Wright is clear that he does not advocate for close encounters with bears. “Just like with people, you can have psychotic, sick, very hungry or simply grumpy bears,” and bear-viewing companies keep tourists at a safe distance.

In the bear-viewing area, the female sows have learned to use tourists for protection from the males who will kill the cubs. The males won’t go near the tourists, so the females “face away, instead, keeping an eye out for the boars (males).” Wright says that on one heart-breaking occasion, he arrived within seconds of a male killing a cub. “The mom was barking in distress, trying to find her cub.” The picture of the bear, who he calls “Forlorn,” has since become a metaphor for the region that is struggling against destructive forces from all sides; from hunting to pipelines.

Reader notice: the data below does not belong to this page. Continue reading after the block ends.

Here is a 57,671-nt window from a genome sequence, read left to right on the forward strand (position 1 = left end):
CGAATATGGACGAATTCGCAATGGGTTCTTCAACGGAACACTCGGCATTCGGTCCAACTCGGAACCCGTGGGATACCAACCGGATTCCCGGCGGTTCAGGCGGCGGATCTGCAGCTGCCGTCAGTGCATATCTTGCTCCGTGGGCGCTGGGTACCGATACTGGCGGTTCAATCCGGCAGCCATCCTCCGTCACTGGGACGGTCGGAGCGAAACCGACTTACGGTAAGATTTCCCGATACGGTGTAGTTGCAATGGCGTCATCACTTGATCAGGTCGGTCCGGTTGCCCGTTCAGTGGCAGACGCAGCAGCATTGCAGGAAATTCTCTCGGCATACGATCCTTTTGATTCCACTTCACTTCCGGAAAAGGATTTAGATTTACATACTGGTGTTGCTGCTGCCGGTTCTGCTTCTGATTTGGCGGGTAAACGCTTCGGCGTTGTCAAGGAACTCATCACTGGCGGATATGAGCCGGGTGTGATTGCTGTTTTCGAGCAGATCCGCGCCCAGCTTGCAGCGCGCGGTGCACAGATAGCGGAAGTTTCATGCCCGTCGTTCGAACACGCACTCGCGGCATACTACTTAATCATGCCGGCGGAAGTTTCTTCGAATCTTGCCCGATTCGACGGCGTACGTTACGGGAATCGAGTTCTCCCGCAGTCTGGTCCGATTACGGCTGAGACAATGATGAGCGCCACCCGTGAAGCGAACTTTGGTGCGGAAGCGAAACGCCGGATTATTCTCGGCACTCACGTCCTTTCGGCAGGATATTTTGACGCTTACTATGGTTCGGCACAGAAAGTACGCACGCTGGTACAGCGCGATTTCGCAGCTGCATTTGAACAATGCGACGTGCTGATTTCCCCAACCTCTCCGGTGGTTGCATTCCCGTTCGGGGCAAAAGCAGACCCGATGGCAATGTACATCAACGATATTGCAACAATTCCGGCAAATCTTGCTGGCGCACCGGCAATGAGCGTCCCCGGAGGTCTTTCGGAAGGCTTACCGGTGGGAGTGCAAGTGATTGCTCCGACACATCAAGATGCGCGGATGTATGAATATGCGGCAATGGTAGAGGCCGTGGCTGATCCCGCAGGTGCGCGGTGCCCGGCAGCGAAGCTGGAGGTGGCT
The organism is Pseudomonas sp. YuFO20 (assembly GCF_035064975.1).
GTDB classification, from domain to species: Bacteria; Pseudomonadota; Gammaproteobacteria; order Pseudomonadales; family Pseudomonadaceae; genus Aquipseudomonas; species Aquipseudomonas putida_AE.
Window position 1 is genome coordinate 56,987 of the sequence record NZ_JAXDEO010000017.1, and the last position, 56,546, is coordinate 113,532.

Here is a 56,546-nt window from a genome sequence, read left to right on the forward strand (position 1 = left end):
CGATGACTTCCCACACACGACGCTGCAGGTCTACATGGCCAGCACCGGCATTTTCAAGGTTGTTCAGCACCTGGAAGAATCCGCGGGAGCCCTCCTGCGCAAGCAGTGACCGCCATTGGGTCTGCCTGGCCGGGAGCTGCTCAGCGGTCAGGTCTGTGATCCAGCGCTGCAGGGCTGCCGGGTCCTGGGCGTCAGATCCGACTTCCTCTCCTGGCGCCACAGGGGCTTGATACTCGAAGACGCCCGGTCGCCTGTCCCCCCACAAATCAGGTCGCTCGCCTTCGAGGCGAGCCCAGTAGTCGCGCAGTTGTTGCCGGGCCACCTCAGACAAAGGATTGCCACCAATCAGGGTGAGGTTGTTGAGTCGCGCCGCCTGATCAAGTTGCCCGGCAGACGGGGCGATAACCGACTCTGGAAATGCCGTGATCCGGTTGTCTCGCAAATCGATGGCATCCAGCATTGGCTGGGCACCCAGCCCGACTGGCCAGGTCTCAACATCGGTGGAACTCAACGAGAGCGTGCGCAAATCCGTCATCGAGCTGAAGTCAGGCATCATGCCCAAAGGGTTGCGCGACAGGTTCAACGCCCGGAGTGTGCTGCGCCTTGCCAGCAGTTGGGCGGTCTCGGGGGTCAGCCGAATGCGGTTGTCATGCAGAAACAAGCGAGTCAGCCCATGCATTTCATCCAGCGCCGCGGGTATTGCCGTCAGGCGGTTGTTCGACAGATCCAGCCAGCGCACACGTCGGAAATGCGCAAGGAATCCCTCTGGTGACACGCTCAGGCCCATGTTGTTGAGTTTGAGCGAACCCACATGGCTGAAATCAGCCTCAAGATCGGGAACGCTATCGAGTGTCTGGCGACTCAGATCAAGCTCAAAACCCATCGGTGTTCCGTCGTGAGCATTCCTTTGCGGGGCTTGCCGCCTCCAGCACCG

With the Federal government still handing out hunting licenses, “There’s fewer bears every year.” As for trophy hunting, which still goes on in the territory in spite of a ban by first nations, Wright is frustrated with the “outdated” concept that hunting brings in more money than conservation, or that killing the alpha males as trophy animals is beneficial because they have already spread their genes. “The science is clear, most grizzly populations have been overhunted and are in decline. In this day and age, trophy hunting is an anachronism. The hunters get pure pleasure from killing. They don’t eat the grizzlies, there’s too many parasites..” He continues, “The six bear-viewing companies in the area do six million dollars a year. You can shoot a bear over and over again with a camera.”